The obligation of obedience to superiors under God has its' limitations. We are not bound to obey a superior in a matter which does not fall within the limits of his preceptive power. Thus for instance parents, although entitled beyond question to the submission of their children until they become of age, have no right to command them to marry. Neither can a superior claim our obedience in contravention of the dispositions of a higher authority. Hence, notably, we cannot heed the behests of any human power no matter how venerable or undisputed as against the ordinances of God. All authority to which we bow has its source in Him and cannot validly be used against Him. It is this recognition of the authority of God vicariously exercised through a human agent that confers upon the act of obedience its special merit.

In the modern world, we often find ourselves in positions where we are subject to authorities which assert a corrupt authority over us. I have found myself in such a position on numerous occasions and discovered numerous deeply troubling and nefarious practices. In my experience, the authority does not appreciate you rocking the boat in such circumstances and such rocking tends to result in the removal of the rocker rather than any satisfactory investigation or resolution. Meanwhile those who are prepared to turn a blind eye, to accept that such practices are part of the process, who know how to keep a secret, are rewarded and promoted: treated as trusted confidents. Questioning the authority is not welcomed.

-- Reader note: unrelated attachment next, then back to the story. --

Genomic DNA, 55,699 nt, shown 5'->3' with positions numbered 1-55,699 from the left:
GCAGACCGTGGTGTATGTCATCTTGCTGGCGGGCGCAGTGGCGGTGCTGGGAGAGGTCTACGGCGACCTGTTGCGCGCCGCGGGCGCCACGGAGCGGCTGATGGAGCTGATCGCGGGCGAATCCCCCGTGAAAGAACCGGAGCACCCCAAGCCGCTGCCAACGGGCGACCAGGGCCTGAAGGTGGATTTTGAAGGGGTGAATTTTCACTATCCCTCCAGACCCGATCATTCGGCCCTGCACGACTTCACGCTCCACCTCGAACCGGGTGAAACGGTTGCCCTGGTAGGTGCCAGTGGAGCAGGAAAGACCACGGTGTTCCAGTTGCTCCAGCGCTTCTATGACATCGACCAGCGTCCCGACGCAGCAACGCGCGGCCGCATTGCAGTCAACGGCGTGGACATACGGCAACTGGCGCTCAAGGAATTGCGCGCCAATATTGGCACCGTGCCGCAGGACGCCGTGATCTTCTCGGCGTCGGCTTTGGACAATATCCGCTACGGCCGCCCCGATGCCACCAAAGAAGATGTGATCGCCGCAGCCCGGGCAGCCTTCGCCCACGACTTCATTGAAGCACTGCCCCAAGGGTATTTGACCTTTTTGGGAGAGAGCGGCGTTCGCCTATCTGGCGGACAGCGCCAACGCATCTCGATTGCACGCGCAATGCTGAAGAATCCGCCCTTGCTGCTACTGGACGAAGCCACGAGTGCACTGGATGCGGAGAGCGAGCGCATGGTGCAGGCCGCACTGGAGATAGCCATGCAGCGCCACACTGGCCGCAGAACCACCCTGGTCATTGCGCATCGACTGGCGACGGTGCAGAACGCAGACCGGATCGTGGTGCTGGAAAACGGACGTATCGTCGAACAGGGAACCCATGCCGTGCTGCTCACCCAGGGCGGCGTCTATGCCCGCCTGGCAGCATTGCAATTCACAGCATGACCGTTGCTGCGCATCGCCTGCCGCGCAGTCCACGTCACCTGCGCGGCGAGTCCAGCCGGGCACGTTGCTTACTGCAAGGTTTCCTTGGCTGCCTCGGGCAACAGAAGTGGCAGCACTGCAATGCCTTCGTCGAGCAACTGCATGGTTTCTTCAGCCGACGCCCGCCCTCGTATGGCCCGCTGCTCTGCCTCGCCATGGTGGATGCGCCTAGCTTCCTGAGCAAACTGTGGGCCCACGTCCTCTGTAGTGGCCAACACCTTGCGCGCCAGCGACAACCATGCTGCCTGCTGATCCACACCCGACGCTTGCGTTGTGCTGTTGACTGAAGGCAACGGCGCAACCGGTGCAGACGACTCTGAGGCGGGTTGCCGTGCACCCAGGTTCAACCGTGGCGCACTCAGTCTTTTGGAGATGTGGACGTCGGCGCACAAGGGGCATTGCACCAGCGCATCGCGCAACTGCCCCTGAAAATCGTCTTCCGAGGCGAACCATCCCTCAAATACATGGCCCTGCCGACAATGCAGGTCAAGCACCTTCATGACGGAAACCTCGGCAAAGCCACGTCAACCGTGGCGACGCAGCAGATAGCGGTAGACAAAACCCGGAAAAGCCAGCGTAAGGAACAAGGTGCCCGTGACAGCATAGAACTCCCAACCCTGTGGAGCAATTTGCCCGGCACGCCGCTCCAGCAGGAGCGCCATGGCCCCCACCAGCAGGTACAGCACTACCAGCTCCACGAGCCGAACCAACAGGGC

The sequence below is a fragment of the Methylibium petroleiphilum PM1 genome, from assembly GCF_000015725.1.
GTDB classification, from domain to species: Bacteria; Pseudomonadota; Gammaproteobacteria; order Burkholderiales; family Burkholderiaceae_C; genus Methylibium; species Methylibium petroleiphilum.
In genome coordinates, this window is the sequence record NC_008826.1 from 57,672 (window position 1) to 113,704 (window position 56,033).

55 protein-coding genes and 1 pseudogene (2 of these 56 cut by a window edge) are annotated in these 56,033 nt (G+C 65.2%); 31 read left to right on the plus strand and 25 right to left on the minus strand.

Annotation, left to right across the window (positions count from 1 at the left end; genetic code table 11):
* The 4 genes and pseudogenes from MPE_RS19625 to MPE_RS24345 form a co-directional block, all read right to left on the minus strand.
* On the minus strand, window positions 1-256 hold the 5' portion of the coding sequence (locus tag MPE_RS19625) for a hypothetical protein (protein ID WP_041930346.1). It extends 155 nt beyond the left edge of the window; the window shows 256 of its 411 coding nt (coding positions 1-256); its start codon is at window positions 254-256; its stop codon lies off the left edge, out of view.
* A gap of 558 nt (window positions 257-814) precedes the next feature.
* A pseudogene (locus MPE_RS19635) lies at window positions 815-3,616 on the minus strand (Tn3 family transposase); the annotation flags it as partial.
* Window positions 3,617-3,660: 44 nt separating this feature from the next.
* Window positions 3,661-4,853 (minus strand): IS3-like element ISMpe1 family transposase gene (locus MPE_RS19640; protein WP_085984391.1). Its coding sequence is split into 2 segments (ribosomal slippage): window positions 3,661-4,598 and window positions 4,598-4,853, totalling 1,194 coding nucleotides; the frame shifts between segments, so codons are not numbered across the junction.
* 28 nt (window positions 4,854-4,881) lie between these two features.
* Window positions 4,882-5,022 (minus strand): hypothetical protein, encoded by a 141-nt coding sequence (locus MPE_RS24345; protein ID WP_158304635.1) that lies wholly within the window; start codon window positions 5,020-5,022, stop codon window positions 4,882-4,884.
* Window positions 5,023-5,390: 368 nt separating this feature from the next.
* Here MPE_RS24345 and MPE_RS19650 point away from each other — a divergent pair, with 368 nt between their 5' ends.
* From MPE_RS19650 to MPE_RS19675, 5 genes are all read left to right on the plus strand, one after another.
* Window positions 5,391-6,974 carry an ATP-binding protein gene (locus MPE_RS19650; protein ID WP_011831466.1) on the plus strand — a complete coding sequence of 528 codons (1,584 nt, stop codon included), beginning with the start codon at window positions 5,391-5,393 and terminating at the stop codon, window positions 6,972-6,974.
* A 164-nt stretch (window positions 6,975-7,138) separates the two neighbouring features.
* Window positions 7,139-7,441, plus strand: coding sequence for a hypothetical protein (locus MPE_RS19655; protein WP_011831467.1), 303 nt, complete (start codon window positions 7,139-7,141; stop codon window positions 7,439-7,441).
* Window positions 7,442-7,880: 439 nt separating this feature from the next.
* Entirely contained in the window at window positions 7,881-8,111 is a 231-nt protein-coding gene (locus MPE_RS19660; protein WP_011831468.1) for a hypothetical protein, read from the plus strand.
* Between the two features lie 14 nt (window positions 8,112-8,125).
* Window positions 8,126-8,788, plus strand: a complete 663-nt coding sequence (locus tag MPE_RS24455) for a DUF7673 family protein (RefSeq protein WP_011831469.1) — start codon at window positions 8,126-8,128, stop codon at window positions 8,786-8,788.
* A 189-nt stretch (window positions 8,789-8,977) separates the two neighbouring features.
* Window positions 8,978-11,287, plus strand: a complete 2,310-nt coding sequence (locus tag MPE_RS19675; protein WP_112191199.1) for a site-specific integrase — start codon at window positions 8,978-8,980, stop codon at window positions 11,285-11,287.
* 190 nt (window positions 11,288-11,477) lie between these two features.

As Joseph Shaw recently pointed out
“Is it an exercise of the virtue of obedience to obey a directive which exceeds the authority of the person giving it? No, because this would not be a genuine law. One can’t preen oneself on one’s obedience to fake laws. Obeying them is not a way to build up a virtue pertaining to respect for real authority.”
When I reflect on obedience, I think that the fact that in spite of my personal experiences I am willing always to submit in Christ & His Law says something about how much my faith means to me and how deeply it has convinced me of His truth. And yet the diocese, the Bishop’s Conference and even the Pope these days fail consistently to provide living examples of the Law. 

In a related post, Shaw points out that the likes of Saint Augustine and Saint Thomas take a line which appears strict to contemporary ways of thinking but this is simply because the Saints assume that the authority is acting in the best possible interest:
if we regard our bishop — as we should — as exercising authority from God, and therefore undertake to obey him as a way of obeying God Himself, we could never imagine that this would involve disobeying God’s will. This does not only mean that we should not obey the bishop in breaking the Ten Commandments, but that it is not true obedience to carry out the bishop’s desires, should he harbor them, to harm souls in any way.
I long for a leader I can follow with confidence, but, if I follow someone I know is corrupt or seeking something contrary to the Gospel, I am complicit in that corruption. Evil is a privation of due good, so if someone commissioned with a duty fails to execute that responsibility, that is an evil. More on this in my next post!